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Holocaust as Viewed in The New York Times

Uploaded by planotJ on Oct 26, 2011

This paper examines articles published by The New York Times in 1949 and 1950 to see what the attitude was to the Holocaust at that time. (6; 7 sources; MLA citation style)


I Introduction

The Holocaust is one of the most horrific events in human history. Today, even with the perspective of time, it remains something so unspeakable that we have trouble coming to grips with it. It’s therefore interesting to see what accounts much nearer in time have to say.

II Methodology

I used the ProQuest database to search for newspaper articles about the Holocaust. The only paper whose deep files are available to me via ProQuest is The New York Times, which goes back to 1851. I put in the parameters as follows: the search term I used is “Holocaust” and the dates 1/01/1949 to 12/31/1950. The search returned 59 results.

III Discussion
The first thing to note is that very few of these articles use the word “Holocaust” in the sense we use it today—to refer to a specific event in history, namely the extermination of European Jewry by the Nazis. Much more often the word was used because of its strength: it gives a sentence much more power to say “the holocaust of war” as opposed to “the horror of war” for example. The first conclusion we can draw from this is that the Holocaust wasn’t of great interest in the United States in the years immediately following the Second World War.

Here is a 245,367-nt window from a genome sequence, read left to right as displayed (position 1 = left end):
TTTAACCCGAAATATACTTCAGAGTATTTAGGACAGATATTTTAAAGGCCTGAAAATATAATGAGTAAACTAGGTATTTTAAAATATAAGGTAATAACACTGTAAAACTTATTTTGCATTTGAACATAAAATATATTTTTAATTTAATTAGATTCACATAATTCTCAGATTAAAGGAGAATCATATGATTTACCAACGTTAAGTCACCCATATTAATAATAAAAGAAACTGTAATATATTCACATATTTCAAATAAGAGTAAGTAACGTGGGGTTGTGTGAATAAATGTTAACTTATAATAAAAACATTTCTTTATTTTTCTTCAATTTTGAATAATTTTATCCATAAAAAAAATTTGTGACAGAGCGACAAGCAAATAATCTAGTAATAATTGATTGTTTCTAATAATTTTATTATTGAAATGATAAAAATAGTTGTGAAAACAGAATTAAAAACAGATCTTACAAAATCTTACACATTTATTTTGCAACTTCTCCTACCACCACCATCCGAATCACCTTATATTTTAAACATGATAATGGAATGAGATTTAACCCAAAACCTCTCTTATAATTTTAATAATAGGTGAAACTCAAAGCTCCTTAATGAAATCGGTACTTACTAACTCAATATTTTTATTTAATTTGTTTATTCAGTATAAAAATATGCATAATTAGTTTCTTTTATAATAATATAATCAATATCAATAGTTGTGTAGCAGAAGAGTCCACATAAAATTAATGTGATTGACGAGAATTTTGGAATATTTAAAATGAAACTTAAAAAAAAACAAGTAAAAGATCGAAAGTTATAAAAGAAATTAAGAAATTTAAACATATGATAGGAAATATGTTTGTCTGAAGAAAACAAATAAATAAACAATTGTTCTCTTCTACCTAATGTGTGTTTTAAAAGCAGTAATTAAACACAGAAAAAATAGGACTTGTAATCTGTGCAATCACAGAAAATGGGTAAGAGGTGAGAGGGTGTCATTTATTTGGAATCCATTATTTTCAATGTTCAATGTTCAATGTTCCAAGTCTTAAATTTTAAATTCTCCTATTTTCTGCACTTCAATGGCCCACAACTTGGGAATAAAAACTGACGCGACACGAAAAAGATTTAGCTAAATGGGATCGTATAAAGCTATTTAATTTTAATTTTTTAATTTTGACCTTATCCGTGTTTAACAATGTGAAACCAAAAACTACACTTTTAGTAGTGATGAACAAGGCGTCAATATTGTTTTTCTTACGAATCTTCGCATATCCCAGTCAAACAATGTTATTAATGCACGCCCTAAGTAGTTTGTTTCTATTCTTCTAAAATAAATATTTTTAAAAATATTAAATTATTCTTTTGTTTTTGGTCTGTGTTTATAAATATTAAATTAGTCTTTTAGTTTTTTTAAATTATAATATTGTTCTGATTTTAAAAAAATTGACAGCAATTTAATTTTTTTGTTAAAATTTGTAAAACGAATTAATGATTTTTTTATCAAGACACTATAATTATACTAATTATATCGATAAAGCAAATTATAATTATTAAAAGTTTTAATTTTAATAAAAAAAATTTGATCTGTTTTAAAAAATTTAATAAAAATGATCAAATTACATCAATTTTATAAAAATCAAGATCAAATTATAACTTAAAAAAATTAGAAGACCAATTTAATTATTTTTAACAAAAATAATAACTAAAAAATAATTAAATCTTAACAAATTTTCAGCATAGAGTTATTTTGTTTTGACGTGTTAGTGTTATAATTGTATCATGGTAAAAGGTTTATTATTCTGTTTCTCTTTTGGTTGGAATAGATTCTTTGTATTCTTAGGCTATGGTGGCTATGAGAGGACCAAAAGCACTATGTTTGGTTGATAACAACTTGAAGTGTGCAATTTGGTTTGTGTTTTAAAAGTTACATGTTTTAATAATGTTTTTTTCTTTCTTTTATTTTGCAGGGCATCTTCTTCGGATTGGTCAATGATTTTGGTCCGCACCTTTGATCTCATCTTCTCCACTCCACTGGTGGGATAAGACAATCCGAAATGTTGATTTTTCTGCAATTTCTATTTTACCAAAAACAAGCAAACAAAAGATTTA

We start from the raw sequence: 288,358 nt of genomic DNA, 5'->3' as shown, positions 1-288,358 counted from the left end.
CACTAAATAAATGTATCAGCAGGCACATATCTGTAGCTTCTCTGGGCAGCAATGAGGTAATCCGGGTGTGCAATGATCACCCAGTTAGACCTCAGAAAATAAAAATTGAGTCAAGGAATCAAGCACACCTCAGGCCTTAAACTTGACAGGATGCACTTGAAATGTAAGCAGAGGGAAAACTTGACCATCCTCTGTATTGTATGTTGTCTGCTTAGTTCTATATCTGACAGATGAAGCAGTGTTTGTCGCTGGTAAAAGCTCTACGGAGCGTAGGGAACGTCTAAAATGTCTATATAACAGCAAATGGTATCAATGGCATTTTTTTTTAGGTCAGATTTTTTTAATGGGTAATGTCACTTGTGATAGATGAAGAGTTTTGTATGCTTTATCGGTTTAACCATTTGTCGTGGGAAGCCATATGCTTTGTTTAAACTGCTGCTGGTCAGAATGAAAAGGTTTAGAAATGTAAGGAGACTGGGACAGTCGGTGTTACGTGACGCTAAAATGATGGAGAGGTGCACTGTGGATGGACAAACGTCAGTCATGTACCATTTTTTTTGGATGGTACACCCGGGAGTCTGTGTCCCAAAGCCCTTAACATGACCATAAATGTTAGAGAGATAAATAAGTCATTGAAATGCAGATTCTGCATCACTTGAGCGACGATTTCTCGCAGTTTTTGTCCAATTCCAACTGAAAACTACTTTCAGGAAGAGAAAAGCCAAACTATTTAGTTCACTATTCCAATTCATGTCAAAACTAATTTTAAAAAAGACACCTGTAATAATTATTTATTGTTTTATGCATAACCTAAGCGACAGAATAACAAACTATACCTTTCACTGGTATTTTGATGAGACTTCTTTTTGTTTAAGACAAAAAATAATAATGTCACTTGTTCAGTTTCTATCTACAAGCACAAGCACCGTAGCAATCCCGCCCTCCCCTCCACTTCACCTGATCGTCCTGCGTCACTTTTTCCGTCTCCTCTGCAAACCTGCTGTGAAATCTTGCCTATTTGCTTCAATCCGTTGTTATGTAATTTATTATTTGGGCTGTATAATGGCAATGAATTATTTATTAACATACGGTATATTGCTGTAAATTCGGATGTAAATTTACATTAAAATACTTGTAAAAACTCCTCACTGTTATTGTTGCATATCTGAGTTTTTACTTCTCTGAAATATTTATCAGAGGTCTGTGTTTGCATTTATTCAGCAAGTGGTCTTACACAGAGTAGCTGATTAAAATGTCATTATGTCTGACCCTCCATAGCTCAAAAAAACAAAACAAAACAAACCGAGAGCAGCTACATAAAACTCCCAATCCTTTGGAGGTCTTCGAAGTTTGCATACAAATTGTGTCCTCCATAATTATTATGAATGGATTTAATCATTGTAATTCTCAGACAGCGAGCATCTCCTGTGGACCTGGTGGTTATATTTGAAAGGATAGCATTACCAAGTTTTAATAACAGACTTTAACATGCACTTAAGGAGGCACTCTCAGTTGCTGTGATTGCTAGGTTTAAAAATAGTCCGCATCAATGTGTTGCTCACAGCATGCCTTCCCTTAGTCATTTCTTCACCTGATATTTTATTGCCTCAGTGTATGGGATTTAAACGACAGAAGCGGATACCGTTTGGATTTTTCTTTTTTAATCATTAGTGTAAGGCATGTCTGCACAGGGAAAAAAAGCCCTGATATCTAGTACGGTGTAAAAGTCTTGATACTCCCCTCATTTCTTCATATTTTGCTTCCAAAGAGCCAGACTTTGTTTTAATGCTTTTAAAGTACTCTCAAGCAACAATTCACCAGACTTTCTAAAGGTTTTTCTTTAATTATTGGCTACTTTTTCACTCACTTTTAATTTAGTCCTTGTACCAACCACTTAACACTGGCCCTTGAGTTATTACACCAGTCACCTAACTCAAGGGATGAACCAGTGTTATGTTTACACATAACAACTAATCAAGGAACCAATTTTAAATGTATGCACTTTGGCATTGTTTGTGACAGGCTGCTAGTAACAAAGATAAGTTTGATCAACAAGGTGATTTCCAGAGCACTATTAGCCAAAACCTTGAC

Further, the use of the word to refer to such things as the “holocaust” caused by an accident during a race is simply hype. “Holocaust” as defined in Webster’s New World Dictionary means a “burnt offering”; an additional meaning is “great loss of life, especially by fire.” It’s not surprising then to find several articles that describe serious fires.
On May 16, 1949 an article appeared entitled “Fire at Ft. Worth Park.” The subhead is “$1,000,000 Damages Caused at Cats’ Baseball Plant.” The article, which is less than a column, says that “Fire destroyed the main stands of the Fort Worth Texas League ballpark” at an estimated cost of $1,000,000. Then it goes on to say, “But fifteen hours later, a baseball game was going on in the scene of the two-hour holocaust.” The Fort Worth club is the farm team for the former Brooklyn...

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Uploaded by:   planotJ

Date:   10/26/2011

Category:   World War II

Length:   6 pages (1,441 words)

Views:   1624

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